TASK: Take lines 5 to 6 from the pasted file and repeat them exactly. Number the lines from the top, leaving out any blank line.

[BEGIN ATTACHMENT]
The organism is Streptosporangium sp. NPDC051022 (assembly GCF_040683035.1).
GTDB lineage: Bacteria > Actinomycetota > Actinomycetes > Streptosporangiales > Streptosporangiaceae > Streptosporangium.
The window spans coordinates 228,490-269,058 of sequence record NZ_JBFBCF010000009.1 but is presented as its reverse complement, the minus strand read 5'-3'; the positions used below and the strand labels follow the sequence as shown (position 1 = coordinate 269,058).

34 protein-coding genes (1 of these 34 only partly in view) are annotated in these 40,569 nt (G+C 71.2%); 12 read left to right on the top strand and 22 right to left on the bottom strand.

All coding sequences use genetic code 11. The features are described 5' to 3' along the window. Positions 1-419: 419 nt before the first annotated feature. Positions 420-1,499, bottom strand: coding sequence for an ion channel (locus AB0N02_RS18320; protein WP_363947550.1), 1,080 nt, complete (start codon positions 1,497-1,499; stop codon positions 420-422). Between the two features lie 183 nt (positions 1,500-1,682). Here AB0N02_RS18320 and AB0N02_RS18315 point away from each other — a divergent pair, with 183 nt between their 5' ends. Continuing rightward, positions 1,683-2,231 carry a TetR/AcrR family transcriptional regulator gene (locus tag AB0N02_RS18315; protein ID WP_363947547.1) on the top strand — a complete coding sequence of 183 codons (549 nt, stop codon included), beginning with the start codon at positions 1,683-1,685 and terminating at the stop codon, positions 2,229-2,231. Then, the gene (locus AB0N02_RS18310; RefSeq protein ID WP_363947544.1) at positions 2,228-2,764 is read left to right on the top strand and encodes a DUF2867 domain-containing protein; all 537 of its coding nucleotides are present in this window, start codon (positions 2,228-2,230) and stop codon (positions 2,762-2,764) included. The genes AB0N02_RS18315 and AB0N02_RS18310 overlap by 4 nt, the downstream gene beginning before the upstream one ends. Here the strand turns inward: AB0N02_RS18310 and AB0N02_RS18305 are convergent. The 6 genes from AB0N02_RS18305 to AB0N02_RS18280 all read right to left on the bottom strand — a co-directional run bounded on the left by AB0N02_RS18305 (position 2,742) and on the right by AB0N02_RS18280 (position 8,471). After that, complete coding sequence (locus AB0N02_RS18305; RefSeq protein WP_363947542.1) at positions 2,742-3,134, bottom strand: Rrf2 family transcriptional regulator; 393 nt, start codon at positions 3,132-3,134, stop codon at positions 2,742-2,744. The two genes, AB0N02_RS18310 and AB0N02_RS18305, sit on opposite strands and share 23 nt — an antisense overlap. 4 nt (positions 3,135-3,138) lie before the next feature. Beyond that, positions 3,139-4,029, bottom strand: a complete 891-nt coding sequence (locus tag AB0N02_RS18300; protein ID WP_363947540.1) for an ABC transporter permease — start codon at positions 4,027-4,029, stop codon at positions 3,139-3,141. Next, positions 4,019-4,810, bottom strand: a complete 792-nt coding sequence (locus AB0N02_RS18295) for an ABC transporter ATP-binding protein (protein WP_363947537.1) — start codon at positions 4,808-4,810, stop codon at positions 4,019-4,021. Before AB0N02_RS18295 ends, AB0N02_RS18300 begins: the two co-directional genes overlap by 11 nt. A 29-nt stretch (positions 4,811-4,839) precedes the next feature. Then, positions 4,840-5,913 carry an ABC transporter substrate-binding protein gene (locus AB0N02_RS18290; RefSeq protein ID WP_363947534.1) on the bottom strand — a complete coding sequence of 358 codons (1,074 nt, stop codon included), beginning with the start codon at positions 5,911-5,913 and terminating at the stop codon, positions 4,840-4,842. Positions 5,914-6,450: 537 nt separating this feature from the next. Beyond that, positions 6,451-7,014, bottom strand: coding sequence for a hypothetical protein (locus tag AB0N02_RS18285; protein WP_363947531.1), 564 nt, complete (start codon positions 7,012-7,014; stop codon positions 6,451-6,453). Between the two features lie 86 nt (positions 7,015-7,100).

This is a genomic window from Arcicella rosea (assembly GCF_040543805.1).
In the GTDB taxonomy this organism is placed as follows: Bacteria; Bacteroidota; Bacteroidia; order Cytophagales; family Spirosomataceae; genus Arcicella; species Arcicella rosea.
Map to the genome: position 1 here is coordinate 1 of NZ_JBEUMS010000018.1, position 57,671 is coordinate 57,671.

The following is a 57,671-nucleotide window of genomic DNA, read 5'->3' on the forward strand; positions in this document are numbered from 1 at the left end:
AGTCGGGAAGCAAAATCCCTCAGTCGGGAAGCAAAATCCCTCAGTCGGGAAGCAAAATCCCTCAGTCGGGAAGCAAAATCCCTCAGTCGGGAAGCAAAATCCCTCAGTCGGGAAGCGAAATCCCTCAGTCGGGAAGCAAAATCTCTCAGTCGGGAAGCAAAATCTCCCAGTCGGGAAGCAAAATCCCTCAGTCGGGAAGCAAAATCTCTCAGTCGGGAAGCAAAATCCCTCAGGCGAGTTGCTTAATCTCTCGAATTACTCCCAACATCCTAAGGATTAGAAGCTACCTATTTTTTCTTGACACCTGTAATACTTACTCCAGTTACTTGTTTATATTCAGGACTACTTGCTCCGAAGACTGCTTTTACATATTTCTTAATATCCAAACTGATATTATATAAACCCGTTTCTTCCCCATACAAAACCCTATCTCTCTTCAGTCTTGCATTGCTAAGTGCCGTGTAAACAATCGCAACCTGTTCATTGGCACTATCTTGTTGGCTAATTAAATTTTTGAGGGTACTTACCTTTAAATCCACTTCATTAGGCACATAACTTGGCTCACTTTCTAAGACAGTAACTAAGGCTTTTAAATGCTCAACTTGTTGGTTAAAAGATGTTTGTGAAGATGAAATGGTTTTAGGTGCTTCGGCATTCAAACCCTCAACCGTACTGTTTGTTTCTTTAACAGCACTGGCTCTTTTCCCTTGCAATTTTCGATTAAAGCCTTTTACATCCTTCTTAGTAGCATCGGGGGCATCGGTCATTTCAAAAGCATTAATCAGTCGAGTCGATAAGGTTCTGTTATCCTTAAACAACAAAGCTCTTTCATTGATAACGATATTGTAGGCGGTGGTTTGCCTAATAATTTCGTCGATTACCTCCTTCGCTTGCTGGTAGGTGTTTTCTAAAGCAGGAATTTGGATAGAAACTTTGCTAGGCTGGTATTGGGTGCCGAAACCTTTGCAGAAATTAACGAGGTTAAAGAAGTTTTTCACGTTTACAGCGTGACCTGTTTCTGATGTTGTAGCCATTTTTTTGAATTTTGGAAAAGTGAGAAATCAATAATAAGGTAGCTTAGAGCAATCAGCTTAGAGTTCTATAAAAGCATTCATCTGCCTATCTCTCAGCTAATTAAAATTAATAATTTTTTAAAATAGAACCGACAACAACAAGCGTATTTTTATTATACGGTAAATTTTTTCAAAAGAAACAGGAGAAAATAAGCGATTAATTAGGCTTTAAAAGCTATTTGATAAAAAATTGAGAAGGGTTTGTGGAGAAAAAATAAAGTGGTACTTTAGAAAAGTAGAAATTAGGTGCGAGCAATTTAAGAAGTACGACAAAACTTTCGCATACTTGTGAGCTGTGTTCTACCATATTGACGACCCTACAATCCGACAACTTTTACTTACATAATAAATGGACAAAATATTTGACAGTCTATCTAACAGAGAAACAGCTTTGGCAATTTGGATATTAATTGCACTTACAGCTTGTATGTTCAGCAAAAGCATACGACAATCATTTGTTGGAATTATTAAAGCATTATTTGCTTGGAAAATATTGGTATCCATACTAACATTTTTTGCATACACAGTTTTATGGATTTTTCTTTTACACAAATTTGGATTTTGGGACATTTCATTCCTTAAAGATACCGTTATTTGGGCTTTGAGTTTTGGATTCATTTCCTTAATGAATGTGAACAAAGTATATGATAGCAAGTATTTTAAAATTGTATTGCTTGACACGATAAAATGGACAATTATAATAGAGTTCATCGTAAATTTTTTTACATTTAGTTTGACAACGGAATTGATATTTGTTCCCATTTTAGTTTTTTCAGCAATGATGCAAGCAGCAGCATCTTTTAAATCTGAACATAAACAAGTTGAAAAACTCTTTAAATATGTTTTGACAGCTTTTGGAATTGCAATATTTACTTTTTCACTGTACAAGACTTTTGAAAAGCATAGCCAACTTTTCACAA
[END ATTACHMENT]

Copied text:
All coding sequences use genetic code 11. The features are described 5' to 3' along the window. Positions 1-419: 419 nt before the first annotated feature. Positions 420-1,499, bottom strand: coding sequence for an ion channel (locus AB0N02_RS18320; protein WP_363947550.1), 1,080 nt, complete (start codon positions 1,497-1,499; stop codon positions 420-422). Between the two features lie 183 nt (positions 1,500-1,682). Here AB0N02_RS18320 and AB0N02_RS18315 point away from each other — a divergent pair, with 183 nt between their 5' ends. Continuing rightward, positions 1,683-2,231 carry a TetR/AcrR family transcriptional regulator gene (locus tag AB0N02_RS18315; protein ID WP_363947547.1) on the top strand — a complete coding sequence of 183 codons (549 nt, stop codon included), beginning with the start codon at positions 1,683-1,685 and terminating at the stop codon, positions 2,229-2,231. Then, the gene (locus AB0N02_RS18310; RefSeq protein ID WP_363947544.1) at positions 2,228-2,764 is read left to right on the top strand and encodes a DUF2867 domain-containing protein; all 537 of its coding nucleotides are present in this window, start codon (positions 2,228-2,230) and stop codon (positions 2,762-2,764) included. The genes AB0N02_RS18315 and AB0N02_RS18310 overlap by 4 nt, the downstream gene beginning before the upstream one ends. Here the strand turns inward: AB0N02_RS18310 and AB0N02_RS18305 are convergent. The 6 genes from AB0N02_RS18305 to AB0N02_RS18280 all read right to left on the bottom strand — a co-directional run bounded on the left by AB0N02_RS18305 (position 2,742) and on the right by AB0N02_RS18280 (position 8,471). After that, complete coding sequence (locus AB0N02_RS18305; RefSeq protein WP_363947542.1) at positions 2,742-3,134, bottom strand: Rrf2 family transcriptional regulator; 393 nt, start codon at positions 3,132-3,134, stop codon at positions 2,742-2,744. The two genes, AB0N02_RS18310 and AB0N02_RS18305, sit on opposite strands and share 23 nt — an antisense overlap. 4 nt (positions 3,135-3,138) lie before the next feature. Beyond that, positions 3,139-4,029, bottom strand: a complete 891-nt coding sequence (locus tag AB0N02_RS18300; protein ID WP_363947540.1) for an ABC transporter permease — start codon at positions 4,027-4,029, stop codon at positions 3,139-3,141. Next, positions 4,019-4,810, bottom strand: a complete 792-nt coding sequence (locus AB0N02_RS18295) for an ABC transporter ATP-binding protein (protein WP_363947537.1) — start codon at positions 4,808-4,810, stop codon at positions 4,019-4,021. Before AB0N02_RS18295 ends, AB0N02_RS18300 begins: the two co-directional genes overlap by 11 nt. A 29-nt stretch (positions 4,811-4,839) precedes the next feature. Then, positions 4,840-5,913 carry an ABC transporter substrate-binding protein gene (locus AB0N02_RS18290; RefSeq protein ID WP_363947534.1) on the bottom strand — a complete coding sequence of 358 codons (1,074 nt, stop codon included), beginning with the start codon at positions 5,911-5,913 and terminating at the stop codon, positions 4,840-4,842. Positions 5,914-6,450: 537 nt separating this feature from the next. Beyond that, positions 6,451-7,014, bottom strand: coding sequence for a hypothetical protein (locus tag AB0N02_RS18285; protein WP_363947531.1), 564 nt, complete (start codon positions 7,012-7,014; stop codon positions 6,451-6,453). Between the two features lie 86 nt (positions 7,015-7,100).

This is a genomic window from Arcicella rosea (assembly GCF_040543805.1).